A motion to dismiss under Rule 12(b)(6) tests the legal sufficiency of the pleadings. De La Cruz v. Tormey, 582 F.2d 45, 48 (9th Cir. 1978). A complaint may not be dismissed for failure to state a claim under Rule 12(b)(6), "unless it appears beyond a doubt that the plaintiff can prove no set of facts in support of his claim which would entitle him to relief." Conley v. Gibson, 355 U.S. 41, 45-46 (1957). In ruling on a motion pursuant to Rule 12(b)(6), a court must construe the pleadings in the light most favorable to the plaintiff, and further, must accept as true all material allegations in the complaint, as well as any reasonable inferences to be drawn therefrom. See Broam v. Bogan, 320 F.3d 1023, 1028 (9th Cir. 2003). In considering a Rule 12(b)(6) dismissal, a court may not look beyond the complaint. Moore v. Costa Mesa, 886 F.2d 260, 262 (9th Cir. 1989).
Defendants Chase and Marriott move to dismiss Plaintiff's Complaint pursuant to FED. R. CIV. P. 12(b)(6) for failure to state a claim upon which relief can be granted. (Doc. # 4). Defendants contend that the Complaint is undecipherable, confusing, and does not put them on notice of the specific claims against them. Defendants further contend that the Complaint does not comply with FED. R. CIV. P. 8(a), and that there are insufficient allegations to support the various claims. Defendant Marriott moves to dismiss on the additional grounds of lack of personal jurisdiction and insufficiency of process pursuant to FED. R. CIV. P. 12(b)(2) and 12(b)(5).
A. Marriott's Motion to Dismiss for Insufficient Service of Process
Defendant Marriott, a corporation, contends that it was not properly served pursuant to FED. R. CIV. P. 4(h). Marriott contends that Plaintiff attempted service on Marriott by placing a copy of the Complaint in an envelope, and mailing it to Marriott's post office box in Lakeland, Florida. Marriott contends that this method of service is improper for corporate defendants, and moves to dismiss for insufficiency of service of process and lack of personal jurisdiction. Plaintiff's opposition to the motion to dismiss does not address Marriott's argument with respect to service of process.
FED R. CIV. P. 4(h) provides in pertinent part:
(h) Service Upon Corporation and Associations
Unless otherwise provided by federal law, service upon a domestic or foreign corporation or upon a partnership or other unincorporated association that is subject to suit under a common name, and from which a waiver of service has not been obtained and filed, shall be effected:
(1) in a judicial district of the United States in the manner prescribed for individuals by subdivision (e)(1), or by delivering a copy of the summons and of the complaint to an officer, a managing or general agent, or to any other agent authorized by appointment or by law to receive service of process and, if the agent is one authorized by statute to receive service and the statute so requires, by also mailing a copy to the defendant . . . .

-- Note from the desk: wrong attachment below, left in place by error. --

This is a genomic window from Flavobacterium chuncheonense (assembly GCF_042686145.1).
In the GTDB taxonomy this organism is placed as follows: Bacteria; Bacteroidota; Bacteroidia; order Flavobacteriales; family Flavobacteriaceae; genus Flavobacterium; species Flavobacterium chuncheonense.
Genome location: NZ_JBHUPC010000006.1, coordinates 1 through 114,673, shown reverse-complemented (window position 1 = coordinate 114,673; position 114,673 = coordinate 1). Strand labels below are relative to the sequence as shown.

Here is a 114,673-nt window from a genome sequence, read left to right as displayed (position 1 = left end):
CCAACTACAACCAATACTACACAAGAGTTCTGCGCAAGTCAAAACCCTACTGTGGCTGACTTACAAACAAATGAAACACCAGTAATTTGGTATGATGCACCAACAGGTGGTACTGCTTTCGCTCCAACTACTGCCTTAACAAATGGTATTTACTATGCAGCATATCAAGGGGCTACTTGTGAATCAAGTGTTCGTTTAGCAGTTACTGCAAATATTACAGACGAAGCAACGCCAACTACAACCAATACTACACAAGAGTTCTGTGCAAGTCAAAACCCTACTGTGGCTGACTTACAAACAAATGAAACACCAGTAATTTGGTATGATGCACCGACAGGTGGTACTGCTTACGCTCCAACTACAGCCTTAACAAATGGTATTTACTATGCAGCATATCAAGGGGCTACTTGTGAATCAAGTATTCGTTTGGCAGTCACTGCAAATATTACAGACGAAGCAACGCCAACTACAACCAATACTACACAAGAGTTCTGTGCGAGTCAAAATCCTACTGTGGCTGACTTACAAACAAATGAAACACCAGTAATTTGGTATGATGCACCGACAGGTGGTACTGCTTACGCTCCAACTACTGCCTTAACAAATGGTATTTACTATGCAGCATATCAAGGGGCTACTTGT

When serving a corporation, Rule 4(h) requires personal service on someone at the corporation, and service by mail to a general corporate address is not sufficient. Larsen v. Mayo Med. Ctr., 218 F.3d 863, 868 (8th Cir. 2000); see also Apache Tribe Federal Credit Union v. The Federal Home Loan Bank of San Francisco, No. C97-2160 MMC, 1997 U.S. Dist. LEXIS 15233, * 11 (N.D. Cal. Sept. 30, 1997); FED. R. CIV. P. 4(h) advisory committee's note to 1993 Amendments. "A federal court does not have jurisdiction over a defendant unless the defendant has been served properly under FED. R. CIV. P. 4." Grand Canyon Resort Corp. v. Drive-Yourself Tours, Inc., NO.: CV-05-03469-PHXSMM, 2006 U.S. Dist. LEXIS 42414, * 6 (D. Ariz. Jun. 22, 2006), citing Direct Mail Specialists v. Eclat Computerized Techs., Inc., 840 F.2d 685, 688 (9th Cir. 1988). "When service of process is challenged, a plaintiff bears the burden of showing that the court's personal jurisdiction is properly exercised." Id., citing Hirsh v. Blue Cross, Blue Shield, 800 F.2d 1474, 1477 (9th Cir. 1986).
Plaintiff attached a declaration of service to the Complaint. (Doc. # 1). Therein, Plaintiff indicated that he served Marriott "[b]y placing a copy [of the Complaint] in a separate envelope, with postage fully prepaid . . . and depositing each in the U.S. Mails at San Diego, Ca on 11/7/06." (Doc. # 1). The Court concludes that Plaintiff attempted to serve Marriott by mail, and that such service did not comply with FED. R. CIV. P. 4(h). In addition, because Plaintiff did not respond to Marriott's motion to dismiss for improper service, the Court concludes that Plaintiff has not met his burden of showing that the Court's personal jurisdiction over Marriott is properly exercised. Hirsh, 800 F.2d at 1477.
"If service is insufficient, the Court may either dismiss the case or retain jurisdiction but quash service." Hickory Travel Systems, Inc. v. Tui AG, Tui, 213 F.R.D. 547, 553 (N.D. Cal. 2003). For the reasons stated below, the Court finds that the Complaint fails to state a claim upon which relief can be granted and does not comply with FED. R. CIV. P. 8(a). Accordingly, Marriott's motion to dismiss for insufficiency of service of process and lack of personal jurisdiction (Doc. # 4) is GRANTED.
B. Motions to Dismiss for Failure to State a Claim & Failure to Comply with Rule 8(a)